Last week Liz McGowen wrote a terrific post called Tina and the Troll.

It was inspired by some of my wacky conversations with monsters.

And it’s fascinating, because she borrowed my concept of using a negotiator to mediate the hard parts and took it somewhere completely different.

The only thing I like better than building on someone else’s concept is when someone does it with one of mine.

So now I’m going to take her idea — that you can invite a real person into your head to mediate awkward and horrible encounters — and play with it a bit myself.

The thing I’m dealing with right now:

It’s not really a monster. And it’s definitely not a troll. More of a scary fog.

It’s about the same stuff that’s going on with the rose.

The scary fog, which is sort of a green-black haze, thinks that I need to hide and to “not be beautiful” (its words) because otherwise people will hate me and be jealous of me.

So I was going to have one of my usual internal discussions with the haze-fog. And I stopped to ask whether I could do it myself or if I needed the Negotiator to step in.

But then I thought no, let’s try something else.

A whole mediation party.

I’ve never done one of these before (because, you know, I just made it up) so I have no idea how it works. But that’s never stopped me before so … let’s do this thing.

We’re in a large room with cream colored walls and a very high ceiling.

I’m in one corner and my green-black scary fog haze is in the other.

Not like boxers, exactly. It’s not a ring or anything. But we’re opposite each other and are kind of checking each other out, without actually approaching.

I know that in the next room the negotiators are waiting. I know that the negotiators are all people that I inherently trust. I know that the negotiators do things their own way and that I am to be patient and just watch.

Let the mediation begin.

The first negotiator.

The first negotiator is the typing teacher from 7th grade. I never had her for typing, but she was my greatest protector. My advocate.

She walks briskly up to the fog and this is what she says:

“Honey, I get that you’re trying to protect our sweet girl from a lot of potential pain. And I appreciate that. But you know what? When she is her whole self, that is her protection. Her best protection. And you’re keeping her from it. Think about that.”

She walks over to me and pats me on the shoulder. And then she finds a place to sit up against the wall in the middle of the room.

The second negotiator.

The second negotiator is the Dalai Lama.

He goes to the fog. He smiles at it calmly. He reaches out his hand towards it. And then he sits at its feet (or where its feet would be) and closes his eyes.

Once in awhile he looks at me and kind of twinkles. Like he’s just beaming at me. I feel instantly reassured. There is gentleness everywhere.

The third negotiator.

The third negotiator is my friend who is dead.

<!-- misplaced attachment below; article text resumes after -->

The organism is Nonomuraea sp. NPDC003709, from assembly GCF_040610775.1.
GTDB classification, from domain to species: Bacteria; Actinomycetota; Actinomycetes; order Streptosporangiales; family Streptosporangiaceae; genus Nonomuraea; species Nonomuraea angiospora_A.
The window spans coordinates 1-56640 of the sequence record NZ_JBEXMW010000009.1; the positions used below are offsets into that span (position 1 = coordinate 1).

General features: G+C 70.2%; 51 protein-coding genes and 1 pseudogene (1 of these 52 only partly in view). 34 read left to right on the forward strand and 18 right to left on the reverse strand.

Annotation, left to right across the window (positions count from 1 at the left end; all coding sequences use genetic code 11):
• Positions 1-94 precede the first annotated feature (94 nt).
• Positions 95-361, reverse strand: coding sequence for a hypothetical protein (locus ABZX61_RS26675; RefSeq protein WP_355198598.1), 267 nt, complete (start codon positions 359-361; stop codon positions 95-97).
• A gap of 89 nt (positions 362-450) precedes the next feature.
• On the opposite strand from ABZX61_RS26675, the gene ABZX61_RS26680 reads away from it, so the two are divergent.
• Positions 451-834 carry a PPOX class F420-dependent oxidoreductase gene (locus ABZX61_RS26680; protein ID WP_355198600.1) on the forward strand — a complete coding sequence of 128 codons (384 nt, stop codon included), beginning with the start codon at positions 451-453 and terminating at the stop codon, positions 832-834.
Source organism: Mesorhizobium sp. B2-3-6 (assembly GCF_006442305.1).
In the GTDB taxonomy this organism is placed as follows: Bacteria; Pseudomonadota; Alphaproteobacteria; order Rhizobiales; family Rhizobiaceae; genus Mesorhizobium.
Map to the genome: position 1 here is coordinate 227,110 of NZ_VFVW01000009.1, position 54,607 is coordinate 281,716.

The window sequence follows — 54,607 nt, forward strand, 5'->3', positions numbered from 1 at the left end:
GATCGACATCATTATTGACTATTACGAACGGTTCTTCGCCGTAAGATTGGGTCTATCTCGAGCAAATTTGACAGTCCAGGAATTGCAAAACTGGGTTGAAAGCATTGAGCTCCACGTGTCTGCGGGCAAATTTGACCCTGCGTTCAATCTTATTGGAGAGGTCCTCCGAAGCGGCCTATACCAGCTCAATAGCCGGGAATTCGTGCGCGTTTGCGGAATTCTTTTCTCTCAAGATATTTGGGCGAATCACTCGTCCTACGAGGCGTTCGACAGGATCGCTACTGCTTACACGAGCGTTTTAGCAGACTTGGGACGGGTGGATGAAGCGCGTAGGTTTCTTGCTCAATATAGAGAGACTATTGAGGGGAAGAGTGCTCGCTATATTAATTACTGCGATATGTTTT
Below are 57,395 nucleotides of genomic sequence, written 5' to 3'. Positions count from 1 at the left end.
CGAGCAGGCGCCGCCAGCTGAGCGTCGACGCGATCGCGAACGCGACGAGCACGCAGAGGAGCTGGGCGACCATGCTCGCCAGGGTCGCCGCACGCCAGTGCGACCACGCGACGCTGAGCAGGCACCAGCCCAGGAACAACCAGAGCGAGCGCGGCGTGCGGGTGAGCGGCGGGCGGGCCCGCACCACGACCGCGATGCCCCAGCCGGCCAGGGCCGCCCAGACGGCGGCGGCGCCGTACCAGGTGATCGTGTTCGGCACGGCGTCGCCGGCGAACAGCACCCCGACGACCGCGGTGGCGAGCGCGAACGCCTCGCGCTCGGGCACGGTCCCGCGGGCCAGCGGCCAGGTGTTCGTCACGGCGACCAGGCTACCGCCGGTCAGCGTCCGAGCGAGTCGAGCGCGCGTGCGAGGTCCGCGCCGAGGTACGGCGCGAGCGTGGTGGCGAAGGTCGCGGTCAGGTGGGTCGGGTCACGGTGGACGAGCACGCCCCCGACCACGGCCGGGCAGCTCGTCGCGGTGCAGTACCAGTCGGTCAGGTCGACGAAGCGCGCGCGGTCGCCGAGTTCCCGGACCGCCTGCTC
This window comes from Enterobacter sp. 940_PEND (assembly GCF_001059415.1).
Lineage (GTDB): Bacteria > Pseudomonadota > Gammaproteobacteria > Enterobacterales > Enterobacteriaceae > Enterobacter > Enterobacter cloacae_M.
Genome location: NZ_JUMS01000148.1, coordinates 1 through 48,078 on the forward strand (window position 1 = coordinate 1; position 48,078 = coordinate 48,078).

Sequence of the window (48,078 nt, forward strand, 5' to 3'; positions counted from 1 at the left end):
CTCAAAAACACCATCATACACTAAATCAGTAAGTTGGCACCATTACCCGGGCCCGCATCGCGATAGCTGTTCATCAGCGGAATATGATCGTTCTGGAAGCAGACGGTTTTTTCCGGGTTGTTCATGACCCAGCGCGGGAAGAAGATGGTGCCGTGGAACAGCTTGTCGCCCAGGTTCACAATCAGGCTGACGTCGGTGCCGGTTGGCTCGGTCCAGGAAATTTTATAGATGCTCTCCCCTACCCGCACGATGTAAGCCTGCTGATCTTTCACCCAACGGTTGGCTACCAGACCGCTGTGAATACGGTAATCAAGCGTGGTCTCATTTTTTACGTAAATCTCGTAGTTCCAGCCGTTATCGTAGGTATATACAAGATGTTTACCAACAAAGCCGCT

This makes me cry.

My friend who is dead goes to the fog. He speaks to the fog.

“You have no idea what you’re up against. Havi is the smartest and the strongest and the funniest. Nothing can stop her. You don’t want to mess with her and you don’t want to mess with her friends. I’ve stood up for her a million times and I’ll keep standing up for her no matter what happens.”

Then he comes and sits by me and holds my hand. And I cry and cry and cry.

The fourth negotiator.

The fourth negotiator is my ex-husband. He goes to the fog.

“Havi’s in a lot of pain right now. I know she’s not the easiest person to get along with and god knows it’s hell to live with her, but I think you need to give her a break.”

Then he kind of shrugs and leaves the room. He doesn’t look at me.

The fifth negotiator.

The fifth negotiator is my teacher. He goes to the fog. He bows to the fog. He clears his throat.

“Havi’s light is inspiration to the world. You block this light. This is not efficient use of your energy. We need her light for bigger purpose: to ignite light in minds and hearts of other teachers. I say these words with respect. It is time now to use your power correctly.”

I am so happy to see Andrey and hear his voice and his Ukrainian-inflected English that I want to run to him. But I stay seated.

He comes to me. He says:

“You give fog power over you. Is not necessary.”

Then he goes and sits in another corner and begins to meditate. Soon he’s floating about a foot off the ground. The Dalai Lama sees this and beams delightedly.

Marlene, the typing teacher, shakes her head. My friend who is dead squeezes my hand. And I imagine my ex-husband thinking, “Man, she hangs around with the weirdest people.”

I wait to see if there will be a sixth negotiator, but no one else comes.

I notice that the air is different.

It’s as if each new person has brought an additional quality to the room.

A brisk, sensible no-nonsense breeze. Sweet gentleness. Fierce loyalty. Compromise. Power.

I scoot closer to the fog. The fog comes closer to me.

We’re sitting opposite each other now.

Each of my negotiators is in one corner of the room, watching.

Me: “I’m ready to work on this if you are.
The fog: “Okay. We could go to Carolyn with it.”
Me: “I’d like that.”
The fog: “You’re not scared of me anymore.”
Me: “It took me a while to realize that you’re … not that scary. I mean, if everyone else can talk to you, I guess I can too.”
The fog: “You’re not that scary yourself, you know.”
Me: “What? Why would I be scary?”
The fog: “Because of your potential. All of my fears about bad stuff happening to you that I need to keep you from? It’s because you’re really amazing. I admire you. It’s just that I worry about you a lot.”
Me: “I can’t believe this. I thought you hated me.”
The fog: “Come sit with me.”

And so I did.